Soldiers secure the port in Gao, Mali on Tuesday, Feb. 12, 2013.
Soldiers secure the port in Gao, Mali on Tuesday, Feb. 12, 2013. Jerome Delay/AP
An enormous cache of explosive material turned up this week in Gao, one of the northern Malian cities retaken by French and Malian troops. There are varying reports on its complexity and size, but the Associated Press reports the French military pulled about 1,700 pounds of explosive material out of a single building.
Although Islamist fighters first withdrew from Gao without heavy fighting more than two weeks ago, they came back in waves last weekend. Last Friday, a suicide bomber set off a device at a security checkpoint. A second suicide bomber detonated a device on Saturday, wounding a Malian soldier. Then on Sunday, Islamist militants coordinated a surprise attack on Gao, sailing up to city docks in wooden boats and assaulting police headquarters. The battle lasted for several hours, says Reuters, and three civilians and three attackers were killed.
Troops are still searching house-to-house for more explosive devices, says the BBC, which reports Gao residents are fearful and many won't go outside. The development could pose a problem for France, which wants to pull its troops out of Mali next month and hand over military responsibility to Mali and other African nations.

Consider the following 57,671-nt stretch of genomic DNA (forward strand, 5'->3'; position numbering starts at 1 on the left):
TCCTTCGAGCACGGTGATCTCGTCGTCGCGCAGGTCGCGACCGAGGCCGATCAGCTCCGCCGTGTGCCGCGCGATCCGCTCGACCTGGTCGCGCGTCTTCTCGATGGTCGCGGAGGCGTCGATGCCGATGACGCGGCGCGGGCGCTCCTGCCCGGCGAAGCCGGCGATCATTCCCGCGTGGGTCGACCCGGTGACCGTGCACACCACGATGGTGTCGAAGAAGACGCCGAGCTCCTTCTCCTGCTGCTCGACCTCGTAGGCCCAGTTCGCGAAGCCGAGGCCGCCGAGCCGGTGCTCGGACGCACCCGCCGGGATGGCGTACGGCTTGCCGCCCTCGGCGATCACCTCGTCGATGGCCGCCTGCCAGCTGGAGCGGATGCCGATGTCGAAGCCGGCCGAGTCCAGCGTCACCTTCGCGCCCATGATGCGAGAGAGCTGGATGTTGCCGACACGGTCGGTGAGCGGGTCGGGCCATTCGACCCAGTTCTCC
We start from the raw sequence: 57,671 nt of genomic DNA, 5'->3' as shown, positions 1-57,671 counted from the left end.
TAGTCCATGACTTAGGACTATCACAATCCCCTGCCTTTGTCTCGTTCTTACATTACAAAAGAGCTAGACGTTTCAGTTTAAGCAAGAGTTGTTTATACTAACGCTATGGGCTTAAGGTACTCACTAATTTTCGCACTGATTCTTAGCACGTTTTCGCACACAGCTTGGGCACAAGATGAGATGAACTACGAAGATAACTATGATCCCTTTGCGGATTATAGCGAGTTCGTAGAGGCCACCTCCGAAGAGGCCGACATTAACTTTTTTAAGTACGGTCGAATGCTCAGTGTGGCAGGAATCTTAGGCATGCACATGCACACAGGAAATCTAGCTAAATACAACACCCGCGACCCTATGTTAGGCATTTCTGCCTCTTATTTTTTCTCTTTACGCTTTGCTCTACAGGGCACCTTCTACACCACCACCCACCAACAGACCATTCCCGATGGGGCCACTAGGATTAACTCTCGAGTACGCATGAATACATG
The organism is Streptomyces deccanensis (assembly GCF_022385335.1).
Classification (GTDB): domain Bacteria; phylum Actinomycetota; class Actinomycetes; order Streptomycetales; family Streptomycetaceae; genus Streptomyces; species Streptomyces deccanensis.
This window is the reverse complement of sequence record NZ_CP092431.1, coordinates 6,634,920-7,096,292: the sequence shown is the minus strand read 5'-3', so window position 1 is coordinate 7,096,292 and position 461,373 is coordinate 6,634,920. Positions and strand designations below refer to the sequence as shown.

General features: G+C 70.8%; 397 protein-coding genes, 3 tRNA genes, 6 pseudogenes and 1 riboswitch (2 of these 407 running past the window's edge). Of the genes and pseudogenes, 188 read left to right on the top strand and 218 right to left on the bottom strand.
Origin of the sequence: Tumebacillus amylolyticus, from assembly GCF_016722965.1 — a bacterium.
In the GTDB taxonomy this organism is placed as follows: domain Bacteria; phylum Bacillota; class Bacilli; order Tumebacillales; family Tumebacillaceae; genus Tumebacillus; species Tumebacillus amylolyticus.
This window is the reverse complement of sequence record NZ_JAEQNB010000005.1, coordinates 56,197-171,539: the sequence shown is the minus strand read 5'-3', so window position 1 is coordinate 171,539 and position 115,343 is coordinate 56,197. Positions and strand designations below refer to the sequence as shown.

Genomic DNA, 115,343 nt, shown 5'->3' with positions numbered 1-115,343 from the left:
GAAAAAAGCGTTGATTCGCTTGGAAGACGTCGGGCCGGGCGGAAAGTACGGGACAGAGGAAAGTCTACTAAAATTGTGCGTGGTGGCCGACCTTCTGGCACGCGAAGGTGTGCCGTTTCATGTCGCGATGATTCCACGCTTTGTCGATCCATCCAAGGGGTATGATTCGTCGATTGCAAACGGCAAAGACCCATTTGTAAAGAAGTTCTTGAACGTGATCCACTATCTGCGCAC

Given the weekend attack on Gao, are the Islamist militants vanquished? Probably not, suggests McClatchy reporter Alan Boswell. He finds "the strongest evidence yet that the quick advance by French troops against al Qaida-linked Islamist militants was less a military rout than an orderly and strategic withdrawal into terrain far more suitable for a gritty, drawn-out insurgency campaign."
"In other words, their retreat from northern Mali isn't game over, but game on."
Boswell describes how carefully militants appeared to pull out of towns they'd held: a convoy of vehicle drove out of the town of Diabaly one at a time, without headlights, over 12 hours. This way they weren't likely to attract much attention from French warplanes. Boswell suggests that in this manner, thousands of militants may have evaded French detection.
And where are the retreating militants going?
Foreign Policy Magazine warns the Islamist rebels may migrate east, to Niger. That country's political problems are "highly volatile", and an influx of militants from Mali could swell dissident groups there. That, in turn, spells future problems for France, which FP notes, gets three quarters of its energy from Nigerien-mined uranium.